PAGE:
Even though evictions are called "summary" proceedings, they do require preparation. There are many things that can occur at an eviction hearing. The South Carolina Supreme Court has approved a set of limited Instructions for people involved in an eviction lawsuit. You can view these Instructions by clicking on the file at the bottom of this Lesson.
Most importantly, you must prepare your case. Preparing your case means (1) knowing what you want to argue and (2) preparing your evidence.
Preparing your arguments
Before going to court, you should write down an outline of what you are going to argue. If the landlord claims that you did not pay rent, write down what your defense to this claim is, such as you did pay rent or the landlord allowed you to skip one month and catch up later, etc. If you have more than one defense, write them all down so that you do not forget to mention them to the magistrate court. We discussed in a prior Lesson how you can include your defenses in a written response (or answer) to the Rule that you file with the magistrate's court within the ten days after you get served with the Rule. Some courts may require a written answer. But even for those that do not, putting down on paper what you want the magistrate court to know and taking that paper to court with you can help you focus your presentation. You do not want to spend time talking about things that are not relevant to the case. That will only try the magistrate's patience, which is never a good thing.
For example, suppose that the landlord files to evict and accuses you of having an unauthorized occupant living with you. If your lease does not require you to get the landlord's permission to have a roommate, you will need to have a copy of your lease to be able to show the court that the lease does not prohibit this. You will not want to spend time talking about how the landlord is rude or unkind to you or how you heard that another tenant had a guest over for a long time without a problem. You want to focus on your case.
Preparing your evidence
Preparing your evidence is also very important. You must be ready to prove your defenses to the magistrate court. And if you file a counterclaim, you have the obligation to provide enough evidence to prove your counterclaim. The court will not investigate your claims if you do not offer evidence to support them. Your evidence will either be (1) testimony or (2) documents. Your testimony evidence will either come from you or from any witnesses who testify on your behalf. If you plan to testify, take some time to think about what you need to say in order to prove your defenses. For example, if the landlord claims that you breached your lease by letting someone live with you, and your defense is that the landlord knew about the guest and allowed the guest to stay, then you will want to testify about how the landlord knew about the guest and what the landlord did to indicate that he or she was OK with the guest being in the unit. The more precise you can be with dates and conversations, the more credible you will be. If you plan to have a witness testify, be sure that the witness goes with you to court. Also be sure you know what the witness will say. If the witness says something that hurts your case, you're stuck with it. If the witness refuses to come to court, the magistrate court can subpoena the witness. You should ask the magistrate's court to subpoena a witness at least ten days before the date set for trial. Review Instruction #9 in the Instructions at the end of this Lesson for more details about having a magistrate court subpoena a witness.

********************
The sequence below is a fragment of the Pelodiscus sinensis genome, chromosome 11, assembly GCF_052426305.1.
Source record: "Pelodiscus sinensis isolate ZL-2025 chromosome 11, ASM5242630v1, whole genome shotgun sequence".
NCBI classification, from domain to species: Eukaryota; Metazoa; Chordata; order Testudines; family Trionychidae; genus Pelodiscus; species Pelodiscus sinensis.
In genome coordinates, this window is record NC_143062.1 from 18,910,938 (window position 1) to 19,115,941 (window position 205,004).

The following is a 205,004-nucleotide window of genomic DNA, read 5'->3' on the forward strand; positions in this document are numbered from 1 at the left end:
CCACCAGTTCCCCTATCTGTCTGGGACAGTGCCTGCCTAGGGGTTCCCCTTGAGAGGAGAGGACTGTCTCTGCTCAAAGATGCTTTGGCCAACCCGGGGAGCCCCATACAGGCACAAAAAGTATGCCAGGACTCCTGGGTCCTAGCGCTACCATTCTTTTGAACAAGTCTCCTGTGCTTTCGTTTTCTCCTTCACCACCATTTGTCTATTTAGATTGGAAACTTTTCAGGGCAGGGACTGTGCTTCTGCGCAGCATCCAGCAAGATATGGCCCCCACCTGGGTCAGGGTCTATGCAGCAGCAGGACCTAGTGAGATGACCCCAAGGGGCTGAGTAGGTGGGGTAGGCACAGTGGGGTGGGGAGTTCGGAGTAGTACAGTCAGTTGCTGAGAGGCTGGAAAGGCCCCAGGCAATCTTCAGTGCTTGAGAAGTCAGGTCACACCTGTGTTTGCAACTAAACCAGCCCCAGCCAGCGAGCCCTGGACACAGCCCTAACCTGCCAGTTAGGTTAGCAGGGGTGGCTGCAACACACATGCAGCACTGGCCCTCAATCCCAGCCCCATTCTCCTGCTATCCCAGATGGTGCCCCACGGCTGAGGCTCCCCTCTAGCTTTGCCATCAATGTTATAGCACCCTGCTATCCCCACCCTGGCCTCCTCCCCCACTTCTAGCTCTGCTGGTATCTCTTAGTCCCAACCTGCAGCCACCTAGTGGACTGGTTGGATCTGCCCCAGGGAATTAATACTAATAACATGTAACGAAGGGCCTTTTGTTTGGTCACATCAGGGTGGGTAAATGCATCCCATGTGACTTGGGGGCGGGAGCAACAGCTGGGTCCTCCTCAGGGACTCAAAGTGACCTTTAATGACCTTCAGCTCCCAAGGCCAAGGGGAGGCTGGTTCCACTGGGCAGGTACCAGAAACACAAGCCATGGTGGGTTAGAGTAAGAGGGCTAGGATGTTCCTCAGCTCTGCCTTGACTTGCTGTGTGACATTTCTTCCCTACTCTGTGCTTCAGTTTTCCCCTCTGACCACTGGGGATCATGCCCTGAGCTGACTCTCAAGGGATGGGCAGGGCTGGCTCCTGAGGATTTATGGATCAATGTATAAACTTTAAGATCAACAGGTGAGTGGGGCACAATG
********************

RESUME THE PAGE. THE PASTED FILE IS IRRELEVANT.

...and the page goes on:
Finally, as part of your preparation, be sure to have any documents that you can get your hands on documents that support your defenses. If the landlord claims that you did not pay rent, and you did, you should make photocopies of your receipts, cancelled checks, bank statements showing where your rent came out or where you withdrew money to pay the rent. Or if the landlord claims that you had a pet in violation of a "No Pets" rule in your lease, but you have texts where you mention your pet to the landlord and the landlord says he or she is OK with the pet, then print out screenshots of the texts or photograph the texts one by one and then print out the photographs. Bring these documents to court with you. The magistrate will not look at documents or photos on your phone. You must print out whatever documents you want the magistrate to see. Often people will show up at court for a final eviction hearing and tell the magistrate court that they have documents that can prove what they say. But if they have not brought the documents to court, they are of no use. The magistrate court likely will not allow you to go get the documents and bring them back after the final hearing.